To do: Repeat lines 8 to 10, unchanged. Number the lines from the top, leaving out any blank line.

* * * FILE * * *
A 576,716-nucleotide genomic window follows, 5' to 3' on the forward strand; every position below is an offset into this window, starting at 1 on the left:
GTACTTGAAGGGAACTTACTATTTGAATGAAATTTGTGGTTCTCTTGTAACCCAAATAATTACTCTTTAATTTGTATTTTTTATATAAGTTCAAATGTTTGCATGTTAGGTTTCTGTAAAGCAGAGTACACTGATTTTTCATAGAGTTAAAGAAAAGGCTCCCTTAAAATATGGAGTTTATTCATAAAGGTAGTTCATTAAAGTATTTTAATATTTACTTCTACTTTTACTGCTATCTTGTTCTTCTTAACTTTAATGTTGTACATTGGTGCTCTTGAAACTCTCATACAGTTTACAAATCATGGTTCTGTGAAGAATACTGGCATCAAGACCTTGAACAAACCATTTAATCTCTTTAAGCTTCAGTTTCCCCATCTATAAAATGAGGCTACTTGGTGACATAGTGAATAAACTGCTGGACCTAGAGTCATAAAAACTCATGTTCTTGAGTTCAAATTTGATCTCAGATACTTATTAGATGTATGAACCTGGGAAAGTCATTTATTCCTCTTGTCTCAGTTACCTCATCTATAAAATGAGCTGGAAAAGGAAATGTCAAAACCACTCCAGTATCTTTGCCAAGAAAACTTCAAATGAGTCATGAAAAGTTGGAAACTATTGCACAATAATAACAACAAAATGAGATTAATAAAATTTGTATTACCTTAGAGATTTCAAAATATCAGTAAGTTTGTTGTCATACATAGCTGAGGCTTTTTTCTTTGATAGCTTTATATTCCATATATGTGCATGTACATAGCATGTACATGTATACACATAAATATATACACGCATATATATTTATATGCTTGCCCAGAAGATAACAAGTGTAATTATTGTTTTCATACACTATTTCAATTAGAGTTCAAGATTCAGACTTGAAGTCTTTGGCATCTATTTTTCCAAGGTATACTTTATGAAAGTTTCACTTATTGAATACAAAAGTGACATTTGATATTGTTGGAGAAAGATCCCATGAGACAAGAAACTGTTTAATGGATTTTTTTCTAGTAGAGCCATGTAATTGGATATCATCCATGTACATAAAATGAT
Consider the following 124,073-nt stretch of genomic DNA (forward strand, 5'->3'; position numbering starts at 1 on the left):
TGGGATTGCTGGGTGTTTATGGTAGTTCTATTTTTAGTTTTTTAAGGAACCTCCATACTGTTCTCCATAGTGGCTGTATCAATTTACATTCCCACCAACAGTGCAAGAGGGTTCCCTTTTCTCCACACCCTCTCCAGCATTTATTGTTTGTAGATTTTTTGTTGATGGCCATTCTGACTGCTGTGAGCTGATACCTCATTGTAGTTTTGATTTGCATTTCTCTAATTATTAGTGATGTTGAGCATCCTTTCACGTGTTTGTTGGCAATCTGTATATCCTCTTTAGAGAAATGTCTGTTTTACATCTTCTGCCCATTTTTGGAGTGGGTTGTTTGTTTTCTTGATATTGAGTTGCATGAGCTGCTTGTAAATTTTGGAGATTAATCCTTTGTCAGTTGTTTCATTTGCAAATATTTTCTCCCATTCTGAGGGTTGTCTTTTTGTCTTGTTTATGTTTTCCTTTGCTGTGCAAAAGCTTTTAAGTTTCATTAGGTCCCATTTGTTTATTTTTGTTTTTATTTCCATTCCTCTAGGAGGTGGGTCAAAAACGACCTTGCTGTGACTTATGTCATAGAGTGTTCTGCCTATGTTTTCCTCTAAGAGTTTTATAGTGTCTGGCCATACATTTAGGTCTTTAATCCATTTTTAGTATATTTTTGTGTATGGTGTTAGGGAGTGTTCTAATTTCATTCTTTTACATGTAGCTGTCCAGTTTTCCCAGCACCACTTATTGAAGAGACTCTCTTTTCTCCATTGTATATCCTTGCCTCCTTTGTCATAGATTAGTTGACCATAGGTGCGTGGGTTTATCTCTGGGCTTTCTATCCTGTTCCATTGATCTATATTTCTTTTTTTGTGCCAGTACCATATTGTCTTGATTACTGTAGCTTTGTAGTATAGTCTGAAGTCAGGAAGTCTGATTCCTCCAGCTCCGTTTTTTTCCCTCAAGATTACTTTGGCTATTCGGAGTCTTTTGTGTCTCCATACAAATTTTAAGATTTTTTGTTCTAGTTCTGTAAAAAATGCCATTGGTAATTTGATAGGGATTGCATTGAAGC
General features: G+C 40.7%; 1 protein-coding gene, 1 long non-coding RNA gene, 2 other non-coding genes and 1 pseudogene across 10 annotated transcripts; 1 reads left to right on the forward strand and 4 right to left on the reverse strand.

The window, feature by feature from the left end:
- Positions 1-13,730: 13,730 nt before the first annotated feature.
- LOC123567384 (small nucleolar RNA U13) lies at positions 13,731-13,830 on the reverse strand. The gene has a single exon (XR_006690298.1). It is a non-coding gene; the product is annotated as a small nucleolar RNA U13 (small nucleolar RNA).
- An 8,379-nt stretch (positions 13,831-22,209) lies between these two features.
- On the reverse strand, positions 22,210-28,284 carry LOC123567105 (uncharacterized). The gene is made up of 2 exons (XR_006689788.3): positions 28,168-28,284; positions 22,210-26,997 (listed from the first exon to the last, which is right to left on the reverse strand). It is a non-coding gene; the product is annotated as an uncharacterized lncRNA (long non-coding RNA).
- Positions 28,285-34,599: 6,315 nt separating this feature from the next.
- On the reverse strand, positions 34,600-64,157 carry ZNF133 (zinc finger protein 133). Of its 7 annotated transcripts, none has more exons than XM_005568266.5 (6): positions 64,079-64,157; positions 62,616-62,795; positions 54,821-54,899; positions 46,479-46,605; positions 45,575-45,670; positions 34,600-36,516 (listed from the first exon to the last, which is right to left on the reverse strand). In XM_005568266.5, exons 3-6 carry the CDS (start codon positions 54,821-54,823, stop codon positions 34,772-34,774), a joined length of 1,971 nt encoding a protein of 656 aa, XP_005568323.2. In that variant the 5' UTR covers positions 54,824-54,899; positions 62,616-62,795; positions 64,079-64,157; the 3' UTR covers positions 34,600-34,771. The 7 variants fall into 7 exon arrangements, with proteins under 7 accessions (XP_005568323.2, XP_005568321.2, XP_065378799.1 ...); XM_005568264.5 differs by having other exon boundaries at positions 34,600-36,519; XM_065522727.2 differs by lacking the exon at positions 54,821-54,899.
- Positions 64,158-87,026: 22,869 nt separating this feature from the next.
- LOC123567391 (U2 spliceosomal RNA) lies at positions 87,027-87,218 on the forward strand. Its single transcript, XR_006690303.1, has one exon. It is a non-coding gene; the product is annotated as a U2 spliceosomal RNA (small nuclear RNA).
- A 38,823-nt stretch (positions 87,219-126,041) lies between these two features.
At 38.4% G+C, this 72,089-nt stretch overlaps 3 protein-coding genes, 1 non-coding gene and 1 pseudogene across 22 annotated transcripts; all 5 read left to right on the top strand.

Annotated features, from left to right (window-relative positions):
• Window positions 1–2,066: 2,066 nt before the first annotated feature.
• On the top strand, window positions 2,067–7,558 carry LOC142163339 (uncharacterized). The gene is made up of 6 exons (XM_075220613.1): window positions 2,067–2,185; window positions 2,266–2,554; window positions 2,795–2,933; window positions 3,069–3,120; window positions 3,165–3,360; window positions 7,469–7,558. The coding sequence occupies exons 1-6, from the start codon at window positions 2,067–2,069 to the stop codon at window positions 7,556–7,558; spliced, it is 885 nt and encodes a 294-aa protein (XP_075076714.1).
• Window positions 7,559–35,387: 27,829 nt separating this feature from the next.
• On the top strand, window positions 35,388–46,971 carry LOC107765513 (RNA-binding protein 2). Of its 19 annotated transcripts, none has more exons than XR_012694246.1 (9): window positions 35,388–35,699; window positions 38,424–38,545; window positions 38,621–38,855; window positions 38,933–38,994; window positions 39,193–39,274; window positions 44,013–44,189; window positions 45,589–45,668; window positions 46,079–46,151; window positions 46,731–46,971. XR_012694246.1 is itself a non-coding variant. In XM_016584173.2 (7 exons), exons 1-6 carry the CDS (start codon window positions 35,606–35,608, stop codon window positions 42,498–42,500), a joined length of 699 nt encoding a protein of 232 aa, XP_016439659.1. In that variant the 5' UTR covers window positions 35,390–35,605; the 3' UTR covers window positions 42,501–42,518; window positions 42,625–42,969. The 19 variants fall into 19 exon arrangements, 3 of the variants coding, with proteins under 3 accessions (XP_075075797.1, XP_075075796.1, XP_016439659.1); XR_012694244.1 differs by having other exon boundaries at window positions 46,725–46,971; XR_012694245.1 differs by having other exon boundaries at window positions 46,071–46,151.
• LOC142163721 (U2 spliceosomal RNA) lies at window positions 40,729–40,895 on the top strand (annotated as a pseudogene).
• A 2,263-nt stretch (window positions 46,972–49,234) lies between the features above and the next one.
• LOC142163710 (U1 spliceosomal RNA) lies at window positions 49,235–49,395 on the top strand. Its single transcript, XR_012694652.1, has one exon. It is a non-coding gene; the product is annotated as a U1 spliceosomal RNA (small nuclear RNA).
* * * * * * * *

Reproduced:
- LOC123567384 (small nucleolar RNA U13) lies at positions 13,731-13,830 on the reverse strand. The gene has a single exon (XR_006690298.1). It is a non-coding gene; the product is annotated as a small nucleolar RNA U13 (small nucleolar RNA).
- An 8,379-nt stretch (positions 13,831-22,209) lies between these two features.
- On the reverse strand, positions 22,210-28,284 carry LOC123567105 (uncharacterized). The gene is made up of 2 exons (XR_006689788.3): positions 28,168-28,284; positions 22,210-26,997 (listed from the first exon to the last, which is right to left on the reverse strand). It is a non-coding gene; the product is annotated as an uncharacterized lncRNA (long non-coding RNA).